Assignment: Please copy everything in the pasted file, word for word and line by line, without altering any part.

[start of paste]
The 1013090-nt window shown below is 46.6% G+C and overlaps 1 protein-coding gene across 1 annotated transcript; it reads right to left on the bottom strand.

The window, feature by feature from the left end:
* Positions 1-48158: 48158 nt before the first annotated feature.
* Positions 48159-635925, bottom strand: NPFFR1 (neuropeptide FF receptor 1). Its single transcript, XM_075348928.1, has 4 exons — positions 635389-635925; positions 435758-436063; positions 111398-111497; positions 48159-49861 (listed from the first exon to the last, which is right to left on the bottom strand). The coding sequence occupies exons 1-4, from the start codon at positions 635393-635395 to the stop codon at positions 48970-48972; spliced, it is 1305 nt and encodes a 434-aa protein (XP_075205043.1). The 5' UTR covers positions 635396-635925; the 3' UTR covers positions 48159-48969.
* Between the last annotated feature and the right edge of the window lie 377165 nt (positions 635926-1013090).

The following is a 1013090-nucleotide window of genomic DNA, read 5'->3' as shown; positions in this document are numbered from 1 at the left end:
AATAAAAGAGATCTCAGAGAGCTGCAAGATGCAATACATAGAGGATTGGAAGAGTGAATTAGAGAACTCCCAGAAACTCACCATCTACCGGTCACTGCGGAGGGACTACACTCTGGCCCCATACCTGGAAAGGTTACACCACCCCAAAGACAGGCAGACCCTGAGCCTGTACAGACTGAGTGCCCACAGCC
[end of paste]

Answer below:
The 1013090-nt window shown below is 46.6% G+C and overlaps 1 protein-coding gene across 1 annotated transcript; it reads right to left on the bottom strand.

The window, feature by feature from the left end:
* Positions 1-48158: 48158 nt before the first annotated feature.
* Positions 48159-635925, bottom strand: NPFFR1 (neuropeptide FF receptor 1). Its single transcript, XM_075348928.1, has 4 exons — positions 635389-635925; positions 435758-436063; positions 111398-111497; positions 48159-49861 (listed from the first exon to the last, which is right to left on the bottom strand). The coding sequence occupies exons 1-4, from the start codon at positions 635393-635395 to the stop codon at positions 48970-48972; spliced, it is 1305 nt and encodes a 434-aa protein (XP_075205043.1). The 5' UTR covers positions 635396-635925; the 3' UTR covers positions 48159-48969.
* Between the last annotated feature and the right edge of the window lie 377165 nt (positions 635926-1013090).

The following is a 1013090-nucleotide window of genomic DNA, read 5'->3' as shown; positions in this document are numbered from 1 at the left end:
AATAAAAGAGATCTCAGAGAGCTGCAAGATGCAATACATAGAGGATTGGAAGAGTGAATTAGAGAACTCCCAGAAACTCACCATCTACCGGTCACTGCGGAGGGACTACACTCTGGCCCCATACCTGGAAAGGTTACACCACCCCAAAGACAGGCAGACCCTGAGCCTGTACAGACTGAGTGCCCACAGCC